I've got another trip in the works to head back to southwestern ON. I will probably leave tomorrow evening sometime and stay in the south for about 4 days. I have two main targets - Northern Bobwhite, Western Kingbird, and King Rail. My shots at all three are extremely rare, but hopefully I can find just one of those species! A Western Kingbird mated with an Eastern Kingbird and produced young (Central Kingbirds) at a site in Windsor. I will check it out to see if they have returned this year, but I'm not holding my breath. Northern Bobwhite are possibly extirpated from the wild in Ontario, though there may still be some on Walpole Island. And King Rails are few and very far between. I don't have any intel on any current locations, so I'll have to try lots of decent looking habitat and hopefully get lucky. Additionally, early June is still a fantastic time for rarities. A Snowy Plover showed up today in Conneaut, Ohio, and I wouldn't be surprised if there are more "megas" lurking around Lake Erie. The problem is, everybody is burnt out from the spring and few are out finding these rarities. I tend to think of late May/early June as prime rarity time, maybe even more so than the middle of May.
Before I ramble on too long I thought I should put up some photos from May, since I've finally gone through and edited a bunch!
May 2nd was a pretty decent day with lots of birds around. Actually, it may have been one of the better days of the spring! I grabbed a lot of record shots of common birds, such as this Lincoln's Sparrow.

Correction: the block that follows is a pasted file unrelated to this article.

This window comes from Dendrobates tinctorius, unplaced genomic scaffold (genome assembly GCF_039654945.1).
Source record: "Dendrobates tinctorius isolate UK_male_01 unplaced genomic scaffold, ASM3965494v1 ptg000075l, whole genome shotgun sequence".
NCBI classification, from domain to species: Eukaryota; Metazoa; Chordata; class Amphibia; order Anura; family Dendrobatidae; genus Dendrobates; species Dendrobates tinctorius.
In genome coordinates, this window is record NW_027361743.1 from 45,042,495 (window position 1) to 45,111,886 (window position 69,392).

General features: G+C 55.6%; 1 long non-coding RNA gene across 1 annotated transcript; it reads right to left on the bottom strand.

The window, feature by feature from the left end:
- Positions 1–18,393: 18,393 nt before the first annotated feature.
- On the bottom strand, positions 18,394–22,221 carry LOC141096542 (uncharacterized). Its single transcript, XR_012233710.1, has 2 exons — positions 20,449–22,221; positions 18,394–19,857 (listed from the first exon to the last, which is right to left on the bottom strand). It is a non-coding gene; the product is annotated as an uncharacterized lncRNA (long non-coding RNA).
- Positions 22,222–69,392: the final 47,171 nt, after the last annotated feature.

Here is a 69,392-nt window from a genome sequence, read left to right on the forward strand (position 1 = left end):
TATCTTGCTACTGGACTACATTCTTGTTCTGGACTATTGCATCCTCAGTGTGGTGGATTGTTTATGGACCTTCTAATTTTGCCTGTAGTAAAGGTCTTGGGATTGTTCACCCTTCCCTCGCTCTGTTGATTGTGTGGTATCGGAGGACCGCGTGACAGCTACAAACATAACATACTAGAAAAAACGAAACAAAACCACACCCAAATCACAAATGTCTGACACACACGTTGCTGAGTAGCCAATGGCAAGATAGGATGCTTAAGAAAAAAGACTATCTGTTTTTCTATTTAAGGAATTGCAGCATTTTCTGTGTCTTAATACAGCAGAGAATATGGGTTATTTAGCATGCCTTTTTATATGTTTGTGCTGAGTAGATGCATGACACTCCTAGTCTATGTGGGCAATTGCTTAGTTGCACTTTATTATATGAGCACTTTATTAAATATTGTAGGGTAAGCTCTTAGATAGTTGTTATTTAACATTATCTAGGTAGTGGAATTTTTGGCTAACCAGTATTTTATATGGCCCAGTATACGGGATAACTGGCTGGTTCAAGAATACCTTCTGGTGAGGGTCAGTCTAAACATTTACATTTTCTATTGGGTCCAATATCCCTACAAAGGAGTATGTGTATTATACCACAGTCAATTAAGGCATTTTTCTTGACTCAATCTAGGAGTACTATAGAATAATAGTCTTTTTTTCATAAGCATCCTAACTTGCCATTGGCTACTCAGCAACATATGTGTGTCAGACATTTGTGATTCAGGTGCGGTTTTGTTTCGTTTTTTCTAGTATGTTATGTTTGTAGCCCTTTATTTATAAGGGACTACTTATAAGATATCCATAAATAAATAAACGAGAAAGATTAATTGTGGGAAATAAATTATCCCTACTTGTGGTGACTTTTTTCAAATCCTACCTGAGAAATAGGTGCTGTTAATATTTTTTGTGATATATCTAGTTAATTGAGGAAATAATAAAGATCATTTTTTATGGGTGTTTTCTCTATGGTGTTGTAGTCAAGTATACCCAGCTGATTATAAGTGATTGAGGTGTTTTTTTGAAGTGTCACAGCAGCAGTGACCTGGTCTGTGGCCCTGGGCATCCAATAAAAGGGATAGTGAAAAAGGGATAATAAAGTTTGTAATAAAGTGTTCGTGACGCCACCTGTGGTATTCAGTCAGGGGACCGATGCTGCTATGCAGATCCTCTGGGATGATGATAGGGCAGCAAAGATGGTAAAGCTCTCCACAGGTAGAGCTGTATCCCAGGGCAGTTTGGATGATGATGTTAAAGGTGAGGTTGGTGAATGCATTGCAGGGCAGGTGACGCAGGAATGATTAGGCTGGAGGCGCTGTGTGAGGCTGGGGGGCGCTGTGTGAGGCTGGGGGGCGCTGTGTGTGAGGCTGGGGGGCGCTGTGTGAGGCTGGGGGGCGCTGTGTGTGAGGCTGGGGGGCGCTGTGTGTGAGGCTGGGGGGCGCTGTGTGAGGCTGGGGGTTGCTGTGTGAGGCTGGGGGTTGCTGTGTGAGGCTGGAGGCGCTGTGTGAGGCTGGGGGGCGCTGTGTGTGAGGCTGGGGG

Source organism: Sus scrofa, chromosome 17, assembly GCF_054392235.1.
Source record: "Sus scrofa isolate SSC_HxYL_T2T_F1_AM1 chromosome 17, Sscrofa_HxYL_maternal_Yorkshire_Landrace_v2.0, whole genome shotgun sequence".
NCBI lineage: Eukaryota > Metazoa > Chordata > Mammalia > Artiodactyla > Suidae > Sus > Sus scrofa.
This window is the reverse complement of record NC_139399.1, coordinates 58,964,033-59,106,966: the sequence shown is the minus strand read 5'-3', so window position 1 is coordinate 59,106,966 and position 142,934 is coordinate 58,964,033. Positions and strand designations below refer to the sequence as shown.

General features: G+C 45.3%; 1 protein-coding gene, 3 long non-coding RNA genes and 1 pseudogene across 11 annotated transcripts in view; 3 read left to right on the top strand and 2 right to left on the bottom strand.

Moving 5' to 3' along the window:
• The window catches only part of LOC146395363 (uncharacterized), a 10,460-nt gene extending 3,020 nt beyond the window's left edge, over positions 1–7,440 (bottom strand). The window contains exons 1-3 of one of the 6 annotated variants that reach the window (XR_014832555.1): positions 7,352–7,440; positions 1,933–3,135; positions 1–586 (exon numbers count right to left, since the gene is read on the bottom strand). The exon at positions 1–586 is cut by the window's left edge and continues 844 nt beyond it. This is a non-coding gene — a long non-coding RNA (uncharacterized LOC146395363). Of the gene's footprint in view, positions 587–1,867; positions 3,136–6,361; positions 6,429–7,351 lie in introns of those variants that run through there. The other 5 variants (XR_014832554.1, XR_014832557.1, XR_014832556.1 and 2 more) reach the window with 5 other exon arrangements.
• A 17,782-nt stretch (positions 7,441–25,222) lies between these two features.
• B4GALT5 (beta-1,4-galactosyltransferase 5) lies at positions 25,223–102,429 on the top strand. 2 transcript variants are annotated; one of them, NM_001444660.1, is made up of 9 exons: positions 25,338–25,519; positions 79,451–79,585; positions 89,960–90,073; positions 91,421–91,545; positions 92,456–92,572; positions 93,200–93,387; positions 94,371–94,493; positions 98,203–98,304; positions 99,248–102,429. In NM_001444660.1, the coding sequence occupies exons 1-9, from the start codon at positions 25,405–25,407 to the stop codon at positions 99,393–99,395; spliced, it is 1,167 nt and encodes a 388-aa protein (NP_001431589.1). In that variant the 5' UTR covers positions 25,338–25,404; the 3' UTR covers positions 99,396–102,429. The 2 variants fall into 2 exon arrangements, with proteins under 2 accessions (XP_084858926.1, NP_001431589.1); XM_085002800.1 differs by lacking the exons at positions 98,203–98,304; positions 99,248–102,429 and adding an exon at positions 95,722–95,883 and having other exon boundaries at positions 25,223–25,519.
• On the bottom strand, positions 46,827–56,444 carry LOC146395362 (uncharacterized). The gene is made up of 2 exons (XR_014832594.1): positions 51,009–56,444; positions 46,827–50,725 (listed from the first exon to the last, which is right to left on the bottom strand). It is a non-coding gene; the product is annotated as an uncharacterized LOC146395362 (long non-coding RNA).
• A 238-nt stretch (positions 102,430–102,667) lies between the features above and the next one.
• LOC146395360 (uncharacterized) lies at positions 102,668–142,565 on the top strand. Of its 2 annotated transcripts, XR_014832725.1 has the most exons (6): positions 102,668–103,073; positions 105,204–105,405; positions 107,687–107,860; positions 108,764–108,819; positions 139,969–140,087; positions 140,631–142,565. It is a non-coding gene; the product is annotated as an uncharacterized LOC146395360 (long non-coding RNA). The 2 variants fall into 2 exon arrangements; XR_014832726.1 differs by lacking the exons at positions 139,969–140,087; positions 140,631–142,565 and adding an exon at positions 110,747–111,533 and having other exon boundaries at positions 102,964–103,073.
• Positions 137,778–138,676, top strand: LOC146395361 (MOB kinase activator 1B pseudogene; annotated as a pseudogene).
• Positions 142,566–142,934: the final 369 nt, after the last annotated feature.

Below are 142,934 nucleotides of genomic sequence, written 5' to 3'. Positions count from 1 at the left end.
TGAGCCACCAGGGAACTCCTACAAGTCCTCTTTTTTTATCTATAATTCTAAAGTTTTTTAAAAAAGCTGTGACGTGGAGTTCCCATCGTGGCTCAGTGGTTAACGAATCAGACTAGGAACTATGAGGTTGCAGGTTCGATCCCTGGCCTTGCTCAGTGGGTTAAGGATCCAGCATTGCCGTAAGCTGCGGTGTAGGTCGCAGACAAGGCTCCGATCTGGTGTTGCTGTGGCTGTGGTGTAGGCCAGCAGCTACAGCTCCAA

May 3rd was a pretty good day as well with quite a few highlights. I took some time photographing the butterflies as it was a phenomenal spring for them.
Variegated Fritillary was one species which was abnormally abundant this spring. Several hundred (!) were seen over the course of a week or so. It was a lifer for me!
American Snouts were also around in huge numbers for this early in the year...
as were Little Yellows (Sulfurs)
I did not spend a lot of time photographing warblers this spring because it takes a lot of time and patience! But on the afternoon of May 6 I ran into a nice pocket of them. The lighting was good, they were all down low, and with some pishing I photographed about 10 species in 15 minutes! (By the way, as of this spring pishing was illegal in Point Pelee NP. A rule that many of us were less than pleased with, since it does no harm to migrating birds)
Some of the highlights...
That's all for now. There are many more photos to come, including a whole series of "rarities" from throughout the spring.